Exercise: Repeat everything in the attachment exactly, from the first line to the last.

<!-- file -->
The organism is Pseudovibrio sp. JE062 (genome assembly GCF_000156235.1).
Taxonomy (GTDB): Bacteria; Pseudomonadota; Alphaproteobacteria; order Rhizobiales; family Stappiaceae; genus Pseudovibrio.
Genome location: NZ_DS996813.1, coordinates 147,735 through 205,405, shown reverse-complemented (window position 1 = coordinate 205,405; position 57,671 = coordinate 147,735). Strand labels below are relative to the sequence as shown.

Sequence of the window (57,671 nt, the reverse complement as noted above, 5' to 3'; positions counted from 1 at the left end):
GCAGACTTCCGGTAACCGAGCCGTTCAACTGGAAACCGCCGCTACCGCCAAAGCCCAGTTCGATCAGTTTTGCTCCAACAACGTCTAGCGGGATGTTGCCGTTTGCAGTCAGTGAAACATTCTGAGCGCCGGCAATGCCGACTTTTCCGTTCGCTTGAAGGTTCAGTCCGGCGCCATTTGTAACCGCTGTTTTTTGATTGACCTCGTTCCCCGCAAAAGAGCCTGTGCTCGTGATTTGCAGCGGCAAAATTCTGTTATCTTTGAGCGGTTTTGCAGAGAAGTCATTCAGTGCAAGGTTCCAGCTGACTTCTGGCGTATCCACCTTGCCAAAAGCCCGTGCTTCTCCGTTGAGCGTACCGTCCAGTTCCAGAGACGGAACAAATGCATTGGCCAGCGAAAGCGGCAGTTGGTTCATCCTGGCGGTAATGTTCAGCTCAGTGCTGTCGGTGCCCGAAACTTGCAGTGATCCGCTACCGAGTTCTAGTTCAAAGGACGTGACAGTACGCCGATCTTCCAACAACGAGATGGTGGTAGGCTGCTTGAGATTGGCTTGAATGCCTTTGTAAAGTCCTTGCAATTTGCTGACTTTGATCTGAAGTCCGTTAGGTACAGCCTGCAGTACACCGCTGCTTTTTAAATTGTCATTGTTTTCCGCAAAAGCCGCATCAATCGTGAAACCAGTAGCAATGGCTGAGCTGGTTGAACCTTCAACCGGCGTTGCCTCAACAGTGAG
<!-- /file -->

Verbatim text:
The organism is Pseudovibrio sp. JE062 (genome assembly GCF_000156235.1).
Taxonomy (GTDB): Bacteria; Pseudomonadota; Alphaproteobacteria; order Rhizobiales; family Stappiaceae; genus Pseudovibrio.
Genome location: NZ_DS996813.1, coordinates 147,735 through 205,405, shown reverse-complemented (window position 1 = coordinate 205,405; position 57,671 = coordinate 147,735). Strand labels below are relative to the sequence as shown.

Sequence of the window (57,671 nt, the reverse complement as noted above, 5' to 3'; positions counted from 1 at the left end):
GCAGACTTCCGGTAACCGAGCCGTTCAACTGGAAACCGCCGCTACCGCCAAAGCCCAGTTCGATCAGTTTTGCTCCAACAACGTCTAGCGGGATGTTGCCGTTTGCAGTCAGTGAAACATTCTGAGCGCCGGCAATGCCGACTTTTCCGTTCGCTTGAAGGTTCAGTCCGGCGCCATTTGTAACCGCTGTTTTTTGATTGACCTCGTTCCCCGCAAAAGAGCCTGTGCTCGTGATTTGCAGCGGCAAAATTCTGTTATCTTTGAGCGGTTTTGCAGAGAAGTCATTCAGTGCAAGGTTCCAGCTGACTTCTGGCGTATCCACCTTGCCAAAAGCCCGTGCTTCTCCGTTGAGCGTACCGTCCAGTTCCAGAGACGGAACAAATGCATTGGCCAGCGAAAGCGGCAGTTGGTTCATCCTGGCGGTAATGTTCAGCTCAGTGCTGTCGGTGCCCGAAACTTGCAGTGATCCGCTACCGAGTTCTAGTTCAAAGGACGTGACAGTACGCCGATCTTCCAACAACGAGATGGTGGTAGGCTGCTTGAGATTGGCTTGAATGCCTTTGTAAAGTCCTTGCAATTTGCTGACTTTGATCTGAAGTCCGTTAGGTACAGCCTGCAGTACACCGCTGCTTTTTAAATTGTCATTGTTTTCCGCAAAAGCCGCATCAATCGTGAAACCAGTAGCAATGGCTGAGCTGGTTGAACCTTCAACCGGCGTTGCCTCAACAGTGAG